It is every woman’s dream to have a healthy pregnancy and successful delivery.
But sometimes, these desires may not be fulfilled due to unpredictable complications.
One such complication is a condition known as placental accreta, which is one of the most dangerous risks pregnant women can face as their delivery date approaches.
In normal childbirth, the placenta, which sustains foetal development during pregnancy is delivered shortly after the newborn infant.
But in mothers with the condition, it becomes attached to their uterusmaking difficult to remove the placenta without causing massive, and sometimes fatal bleeding.
This can adversely affect the health of affected mothers and put their lives at risk.
In most cases, the emergency surgery (hysterectomy) needed to save the mother's life can leave her unable to have more children as doctors usually remove the uterus.
Since placenta accreta often presents with no signs or symptoms many women may not be aware they have it until they arrive at the hospital for delivery.
This makes it difficult for clinicians to effectively plan for surgical operations that minimise risks to mothers.
It also leads to a greater risk of haemorrhage (excessive bleeding), which can result in shock and death for affected mothers delivering in poorly equiped and staffed hospitals.
To address these challenges, scientists have been trying to find ways of identifying women at risk of placenta accreta early enough.
A new study, published in this month in the Science Immunology Journal has made inroads into this matter.
The research makes a surprising connection between placental accreta risk and a gene mutation that prevents the healthy formation of Natural Killer (NK) cells - a type of white blood cells.
The NK cells, which help the body to fight off cancer tumours and viral infections, also plays a key role in preventing the placenta from attaching itself so deeply in the uterus after the initial stages of pregnancy.
During the study, researchers from the Cincinnati Children's Division of Immunobiology observed an abnormally high frequency of pregnant mice in one of their colonies having unsuccessful pregnancies.
They found that the affected mice were experiencing retained placentas which was reflective of the human placental accreta condition.
This was something rarely seen in mice. It therefore prompted a new investigation into the occurrence.
Eventually, the researchers discovered that the mice carried a mutation (in a protein called Gab3), which prevented normal NK cell expansion in the uterus.
The disrupted NK cells then failed to do the important job of turning off the process that allows growing embryos to attach to tissues inside the uterus.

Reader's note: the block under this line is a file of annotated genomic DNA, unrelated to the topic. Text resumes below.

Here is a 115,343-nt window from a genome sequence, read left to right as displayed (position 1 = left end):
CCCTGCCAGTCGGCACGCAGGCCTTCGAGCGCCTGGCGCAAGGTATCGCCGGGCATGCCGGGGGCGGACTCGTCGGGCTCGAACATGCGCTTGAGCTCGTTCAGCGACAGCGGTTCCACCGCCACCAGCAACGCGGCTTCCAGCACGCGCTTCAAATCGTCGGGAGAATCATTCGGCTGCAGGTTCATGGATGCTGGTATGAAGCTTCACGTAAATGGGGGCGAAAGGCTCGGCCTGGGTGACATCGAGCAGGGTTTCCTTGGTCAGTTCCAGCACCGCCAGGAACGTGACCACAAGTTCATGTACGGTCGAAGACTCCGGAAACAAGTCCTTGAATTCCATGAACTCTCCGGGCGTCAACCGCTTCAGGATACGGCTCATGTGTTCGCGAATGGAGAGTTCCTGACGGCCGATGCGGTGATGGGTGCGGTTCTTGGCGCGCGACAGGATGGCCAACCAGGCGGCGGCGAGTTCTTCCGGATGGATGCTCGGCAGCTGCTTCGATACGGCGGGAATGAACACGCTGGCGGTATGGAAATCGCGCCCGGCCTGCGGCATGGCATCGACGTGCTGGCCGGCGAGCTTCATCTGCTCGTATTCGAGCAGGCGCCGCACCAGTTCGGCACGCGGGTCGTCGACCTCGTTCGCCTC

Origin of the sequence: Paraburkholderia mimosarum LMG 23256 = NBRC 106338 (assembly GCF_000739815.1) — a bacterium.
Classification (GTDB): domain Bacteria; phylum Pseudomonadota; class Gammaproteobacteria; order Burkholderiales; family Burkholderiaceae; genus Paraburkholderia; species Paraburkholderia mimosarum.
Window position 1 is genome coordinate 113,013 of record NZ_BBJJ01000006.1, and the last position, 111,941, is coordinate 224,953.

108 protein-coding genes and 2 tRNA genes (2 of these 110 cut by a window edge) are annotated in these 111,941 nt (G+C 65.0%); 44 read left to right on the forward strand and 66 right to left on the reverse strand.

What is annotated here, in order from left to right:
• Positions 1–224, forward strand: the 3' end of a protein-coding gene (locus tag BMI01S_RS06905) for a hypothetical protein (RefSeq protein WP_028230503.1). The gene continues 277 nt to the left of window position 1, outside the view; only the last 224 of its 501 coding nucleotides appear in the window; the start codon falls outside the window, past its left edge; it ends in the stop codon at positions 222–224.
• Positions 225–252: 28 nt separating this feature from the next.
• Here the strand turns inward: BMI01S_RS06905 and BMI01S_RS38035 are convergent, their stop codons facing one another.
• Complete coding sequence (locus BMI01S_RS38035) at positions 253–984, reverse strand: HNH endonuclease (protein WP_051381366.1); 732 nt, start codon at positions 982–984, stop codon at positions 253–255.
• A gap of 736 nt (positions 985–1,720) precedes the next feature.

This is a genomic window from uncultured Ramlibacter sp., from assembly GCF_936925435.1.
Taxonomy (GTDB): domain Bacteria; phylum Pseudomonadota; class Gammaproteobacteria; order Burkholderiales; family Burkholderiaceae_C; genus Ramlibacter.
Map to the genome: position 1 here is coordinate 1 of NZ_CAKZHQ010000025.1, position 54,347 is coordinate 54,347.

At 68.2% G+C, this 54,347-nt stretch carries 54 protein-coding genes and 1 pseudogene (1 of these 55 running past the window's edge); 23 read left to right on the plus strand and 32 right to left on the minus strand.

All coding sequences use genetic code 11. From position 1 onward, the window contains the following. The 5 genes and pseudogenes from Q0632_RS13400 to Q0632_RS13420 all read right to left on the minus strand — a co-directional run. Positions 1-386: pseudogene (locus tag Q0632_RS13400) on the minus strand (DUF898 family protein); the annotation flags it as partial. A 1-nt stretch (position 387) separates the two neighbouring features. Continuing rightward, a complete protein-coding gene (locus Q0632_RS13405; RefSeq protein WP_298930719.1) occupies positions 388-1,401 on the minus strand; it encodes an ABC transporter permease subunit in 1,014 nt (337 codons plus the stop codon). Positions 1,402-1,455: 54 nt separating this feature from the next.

During pregnancy, the foetus usually attaches itself to tissues in the uterus. But after about 20 weeks, the NK cells come in to forestall further attachment hence making it possible for the mother to have a safe delivery where the placenta comes out shortly after birth.
"For normal placental development to occur, the growth of fetal cells must be held in check by NK cells," said Kasper Hoebe, the lead author of the study.
With this new discovery, the researchers note that doctors could begin screening women to determine if they have malfunctioning NK Cells.
“If future studies confirm that women facing accreta also have malfunctioning NK cells, it may become possible to prevent over-attachment and reduce the need for fertility-ending surgeries (hysterectomies),” states Helen Jones, co-author of the study and expert in placenta research at Cincinnati Children's.
One way of preventing the over attachment of embryos to the uterine walls, could be through an NK Cell transplant to rid affected mothers of existing mutations before they conceive.
Dr Jones, however, notes that much more research must be done before women can be tested to determine if they have malfunctioning NK cells, and if an NK cell transplant would be safe and effective.
Even though the NK cells have been transplanted to treat people with certain forms of cancer, the potential impacts on a pregnancy are not yet known.
"We don't know yet because we still need to investigate this in humans. We are working now on an international collaboration to try to work this out," Jones says.
Having multiple caesarean sections (C-sections) is considered as a major risk factor for the placenta accreta.
Sometimes, however, the condition occurs without a history of uterine surgery.